You see, Christianity was born in weakness. We are fixing to celebrate that weakness on Dec. 25. The Incarnation expresses to us the supreme weakness of God taking on flesh, and being born the weakest of creatures-a baby human being. A poor baby human being. A poor homeless human being. A poor, homeless, dangerously-sought after human being. Even a helpless fawn can stand within an hour of its birth, albeit he’s a bit wobbly. It takes humans a couple of years to get it right.

Again, our most celebrated alternate holiday begins with a day called Good Friday, which is another name for a horrible, humiliating, gruesome execution. Sure, it ends in Resurrection, but without the gruesome Death, there would be no Resurrection.

The beginning of the Church is no better. It begins with 120 scared, praying renegades of a religious sect with a crucified leader. They break out in languages never learned, and are accused of being drunkards.

The only way they grow is to be dispersed by persecution. They are constantly under threat of extermination by the religious leaders and the government.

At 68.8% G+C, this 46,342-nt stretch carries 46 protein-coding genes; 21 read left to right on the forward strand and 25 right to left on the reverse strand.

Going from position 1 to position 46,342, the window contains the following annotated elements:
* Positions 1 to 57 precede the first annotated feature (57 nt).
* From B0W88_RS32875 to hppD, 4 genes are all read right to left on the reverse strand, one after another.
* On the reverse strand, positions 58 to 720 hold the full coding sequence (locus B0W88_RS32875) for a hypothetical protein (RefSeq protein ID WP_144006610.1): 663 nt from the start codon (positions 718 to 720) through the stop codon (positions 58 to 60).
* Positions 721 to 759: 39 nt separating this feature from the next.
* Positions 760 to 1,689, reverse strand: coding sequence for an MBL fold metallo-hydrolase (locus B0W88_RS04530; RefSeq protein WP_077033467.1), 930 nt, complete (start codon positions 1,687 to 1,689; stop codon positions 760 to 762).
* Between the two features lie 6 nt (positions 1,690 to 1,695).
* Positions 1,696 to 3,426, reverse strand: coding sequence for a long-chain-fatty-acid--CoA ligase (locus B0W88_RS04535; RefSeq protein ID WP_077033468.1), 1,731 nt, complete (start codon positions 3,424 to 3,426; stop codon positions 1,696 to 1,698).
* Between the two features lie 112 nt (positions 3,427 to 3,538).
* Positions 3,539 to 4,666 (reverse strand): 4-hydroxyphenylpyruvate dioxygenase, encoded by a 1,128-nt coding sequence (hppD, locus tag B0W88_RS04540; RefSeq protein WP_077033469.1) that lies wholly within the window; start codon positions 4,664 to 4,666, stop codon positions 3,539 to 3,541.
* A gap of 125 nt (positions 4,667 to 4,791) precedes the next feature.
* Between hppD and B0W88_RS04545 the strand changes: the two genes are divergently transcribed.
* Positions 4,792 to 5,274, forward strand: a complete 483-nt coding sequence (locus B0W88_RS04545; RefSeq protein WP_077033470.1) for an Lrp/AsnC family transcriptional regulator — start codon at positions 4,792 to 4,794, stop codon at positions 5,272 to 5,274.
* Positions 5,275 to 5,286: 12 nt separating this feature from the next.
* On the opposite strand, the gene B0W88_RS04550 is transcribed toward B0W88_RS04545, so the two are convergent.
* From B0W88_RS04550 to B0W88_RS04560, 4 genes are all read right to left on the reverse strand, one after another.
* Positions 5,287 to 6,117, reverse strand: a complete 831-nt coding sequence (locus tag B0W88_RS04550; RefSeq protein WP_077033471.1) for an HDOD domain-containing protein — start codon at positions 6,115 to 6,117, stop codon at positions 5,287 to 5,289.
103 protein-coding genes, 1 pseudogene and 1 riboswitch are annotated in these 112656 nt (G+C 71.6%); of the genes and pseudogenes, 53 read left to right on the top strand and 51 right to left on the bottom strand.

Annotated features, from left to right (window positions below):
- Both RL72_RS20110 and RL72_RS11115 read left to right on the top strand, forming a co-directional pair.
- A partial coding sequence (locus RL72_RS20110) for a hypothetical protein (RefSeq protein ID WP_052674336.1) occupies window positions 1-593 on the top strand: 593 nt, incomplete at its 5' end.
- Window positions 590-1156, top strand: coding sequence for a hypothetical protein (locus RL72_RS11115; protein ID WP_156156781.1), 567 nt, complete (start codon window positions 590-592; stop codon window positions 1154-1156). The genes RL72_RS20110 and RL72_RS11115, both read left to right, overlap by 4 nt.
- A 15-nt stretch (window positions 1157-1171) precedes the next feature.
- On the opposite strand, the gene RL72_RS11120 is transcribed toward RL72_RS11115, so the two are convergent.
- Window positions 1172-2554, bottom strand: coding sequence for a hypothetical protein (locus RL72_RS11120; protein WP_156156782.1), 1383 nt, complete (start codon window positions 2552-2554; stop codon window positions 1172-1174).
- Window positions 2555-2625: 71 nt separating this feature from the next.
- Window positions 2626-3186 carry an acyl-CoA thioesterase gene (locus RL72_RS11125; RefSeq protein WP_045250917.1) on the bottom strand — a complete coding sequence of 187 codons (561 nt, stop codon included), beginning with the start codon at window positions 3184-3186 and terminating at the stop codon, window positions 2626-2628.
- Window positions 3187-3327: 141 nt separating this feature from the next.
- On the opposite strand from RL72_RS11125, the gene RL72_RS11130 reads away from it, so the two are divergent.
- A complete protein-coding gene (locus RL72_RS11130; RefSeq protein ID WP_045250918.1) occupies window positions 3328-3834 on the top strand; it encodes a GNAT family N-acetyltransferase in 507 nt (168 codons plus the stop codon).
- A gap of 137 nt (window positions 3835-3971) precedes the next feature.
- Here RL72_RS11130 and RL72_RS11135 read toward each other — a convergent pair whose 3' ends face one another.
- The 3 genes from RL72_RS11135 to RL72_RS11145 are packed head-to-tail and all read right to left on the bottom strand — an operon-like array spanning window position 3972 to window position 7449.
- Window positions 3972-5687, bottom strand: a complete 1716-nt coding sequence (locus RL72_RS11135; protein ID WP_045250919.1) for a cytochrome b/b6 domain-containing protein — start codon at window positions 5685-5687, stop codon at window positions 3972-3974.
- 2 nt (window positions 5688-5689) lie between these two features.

We seem to grow best under extreme duress, to the point of bloodshed. In fact, one ancient Christian devotee dared say that the blood of the saints is the seed of the church.

Oh, you say, “but doesn’t the Bible say He won’t give us more than we can handle? Doesn’t he promise us prosperity, victory, and healing?”

If the suffering of Christians throughout history, and the experience of Christians we can see right now at home and abroad mean anything…then no, there is no blanket statement, magic pill, mystical incantation, or silver bullet to get you out of this life as a believer without suffering, loss, persecution, and death. We’re called Christians for goodness’ sake. That means we follow in Christ’s footsteps, for crying-out-loud.